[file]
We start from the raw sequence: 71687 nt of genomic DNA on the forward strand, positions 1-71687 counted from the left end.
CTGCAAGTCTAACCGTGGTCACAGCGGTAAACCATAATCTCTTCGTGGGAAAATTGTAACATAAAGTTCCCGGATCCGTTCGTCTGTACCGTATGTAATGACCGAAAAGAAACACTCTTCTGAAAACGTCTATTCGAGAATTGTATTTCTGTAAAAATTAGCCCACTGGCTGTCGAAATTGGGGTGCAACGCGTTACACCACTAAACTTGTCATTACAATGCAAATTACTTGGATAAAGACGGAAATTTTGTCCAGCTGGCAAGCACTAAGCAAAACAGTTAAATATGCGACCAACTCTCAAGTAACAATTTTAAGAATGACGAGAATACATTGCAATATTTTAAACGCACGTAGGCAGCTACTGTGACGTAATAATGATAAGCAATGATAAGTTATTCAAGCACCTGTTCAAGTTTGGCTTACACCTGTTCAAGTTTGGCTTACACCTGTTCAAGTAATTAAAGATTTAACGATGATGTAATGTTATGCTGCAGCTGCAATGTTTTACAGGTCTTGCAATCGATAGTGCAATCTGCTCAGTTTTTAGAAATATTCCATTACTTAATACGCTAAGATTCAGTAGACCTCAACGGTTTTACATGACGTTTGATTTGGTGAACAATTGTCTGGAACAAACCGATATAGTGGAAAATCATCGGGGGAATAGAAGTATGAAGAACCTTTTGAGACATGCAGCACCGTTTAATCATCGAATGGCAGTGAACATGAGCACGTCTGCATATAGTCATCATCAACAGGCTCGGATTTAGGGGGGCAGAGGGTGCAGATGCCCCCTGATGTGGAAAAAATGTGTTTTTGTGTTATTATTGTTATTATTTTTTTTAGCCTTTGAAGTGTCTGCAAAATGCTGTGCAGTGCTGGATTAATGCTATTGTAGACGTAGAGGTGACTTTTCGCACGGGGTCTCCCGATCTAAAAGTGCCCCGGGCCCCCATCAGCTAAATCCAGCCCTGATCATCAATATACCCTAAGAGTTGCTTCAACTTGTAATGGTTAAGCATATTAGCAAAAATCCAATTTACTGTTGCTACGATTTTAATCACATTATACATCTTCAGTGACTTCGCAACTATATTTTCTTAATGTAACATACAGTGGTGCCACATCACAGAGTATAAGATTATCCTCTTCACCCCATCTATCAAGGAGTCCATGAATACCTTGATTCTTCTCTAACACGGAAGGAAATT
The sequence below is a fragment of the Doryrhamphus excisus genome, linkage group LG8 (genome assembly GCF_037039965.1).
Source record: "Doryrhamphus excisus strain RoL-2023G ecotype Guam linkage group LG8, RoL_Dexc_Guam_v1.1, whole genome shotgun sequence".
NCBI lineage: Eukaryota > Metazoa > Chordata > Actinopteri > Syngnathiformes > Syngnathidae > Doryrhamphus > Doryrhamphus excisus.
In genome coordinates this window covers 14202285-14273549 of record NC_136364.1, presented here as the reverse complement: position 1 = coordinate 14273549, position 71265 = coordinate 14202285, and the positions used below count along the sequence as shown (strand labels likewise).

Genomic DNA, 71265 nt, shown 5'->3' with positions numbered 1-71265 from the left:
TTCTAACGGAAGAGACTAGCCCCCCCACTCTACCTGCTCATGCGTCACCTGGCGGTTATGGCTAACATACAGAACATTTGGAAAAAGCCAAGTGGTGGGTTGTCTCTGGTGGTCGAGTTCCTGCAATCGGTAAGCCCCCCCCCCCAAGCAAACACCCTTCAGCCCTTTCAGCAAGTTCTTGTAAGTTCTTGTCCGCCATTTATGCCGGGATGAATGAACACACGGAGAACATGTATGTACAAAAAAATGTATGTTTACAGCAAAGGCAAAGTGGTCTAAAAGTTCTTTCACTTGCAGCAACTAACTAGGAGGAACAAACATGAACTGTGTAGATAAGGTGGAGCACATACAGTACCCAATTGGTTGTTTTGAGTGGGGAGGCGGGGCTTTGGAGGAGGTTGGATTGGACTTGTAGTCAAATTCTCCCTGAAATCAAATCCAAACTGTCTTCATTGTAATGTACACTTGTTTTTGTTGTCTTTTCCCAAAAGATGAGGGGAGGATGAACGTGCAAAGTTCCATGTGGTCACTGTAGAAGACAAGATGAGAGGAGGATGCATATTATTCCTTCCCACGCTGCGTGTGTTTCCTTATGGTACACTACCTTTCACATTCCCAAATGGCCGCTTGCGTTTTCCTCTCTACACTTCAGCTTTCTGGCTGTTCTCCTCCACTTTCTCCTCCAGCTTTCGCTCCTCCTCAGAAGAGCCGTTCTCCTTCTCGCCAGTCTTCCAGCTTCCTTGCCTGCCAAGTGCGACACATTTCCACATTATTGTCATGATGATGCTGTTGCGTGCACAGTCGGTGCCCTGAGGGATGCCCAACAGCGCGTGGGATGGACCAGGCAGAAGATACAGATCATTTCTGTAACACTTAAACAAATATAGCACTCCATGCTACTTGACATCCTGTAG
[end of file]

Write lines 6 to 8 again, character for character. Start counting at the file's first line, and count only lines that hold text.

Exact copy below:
In genome coordinates this window covers 14202285-14273549 of record NC_136364.1, presented here as the reverse complement: position 1 = coordinate 14273549, position 71265 = coordinate 14202285, and the positions used below count along the sequence as shown (strand labels likewise).

Genomic DNA, 71265 nt, shown 5'->3' with positions numbered 1-71265 from the left:
TTCTAACGGAAGAGACTAGCCCCCCCACTCTACCTGCTCATGCGTCACCTGGCGGTTATGGCTAACATACAGAACATTTGGAAAAAGCCAAGTGGTGGGTTGTCTCTGGTGGTCGAGTTCCTGCAATCGGTAAGCCCCCCCCCCCAAGCAAACACCCTTCAGCCCTTTCAGCAAGTTCTTGTAAGTTCTTGTCCGCCATTTATGCCGGGATGAATGAACACACGGAGAACATGTATGTACAAAAAAATGTATGTTTACAGCAAAGGCAAAGTGGTCTAAAAGTTCTTTCACTTGCAGCAACTAACTAGGAGGAACAAACATGAACTGTGTAGATAAGGTGGAGCACATACAGTACCCAATTGGTTGTTTTGAGTGGGGAGGCGGGGCTTTGGAGGAGGTTGGATTGGACTTGTAGTCAAATTCTCCCTGAAATCAAATCCAAACTGTCTTCATTGTAATGTACACTTGTTTTTGTTGTCTTTTCCCAAAAGATGAGGGGAGGATGAACGTGCAAAGTTCCATGTGGTCACTGTAGAAGACAAGATGAGAGGAGGATGCATATTATTCCTTCCCACGCTGCGTGTGTTTCCTTATGGTACACTACCTTTCACATTCCCAAATGGCCGCTTGCGTTTTCCTCTCTACACTTCAGCTTTCTGGCTGTTCTCCTCCACTTTCTCCTCCAGCTTTCGCTCCTCCTCAGAAGAGCCGTTCTCCTTCTCGCCAGTCTTCCAGCTTCCTTGCCTGCCAAGTGCGACACATTTCCACATTATTGTCATGATGATGCTGTTGCGTGCACAGTCGGTGCCCTGAGGGATGCCCAACAGCGCGTGGGATGGACCAGGCAGAAGATACAGATCATTTCTGTAACACTTAAACAAATATAGCACTCCATGCTACTTGACATCCTGTAG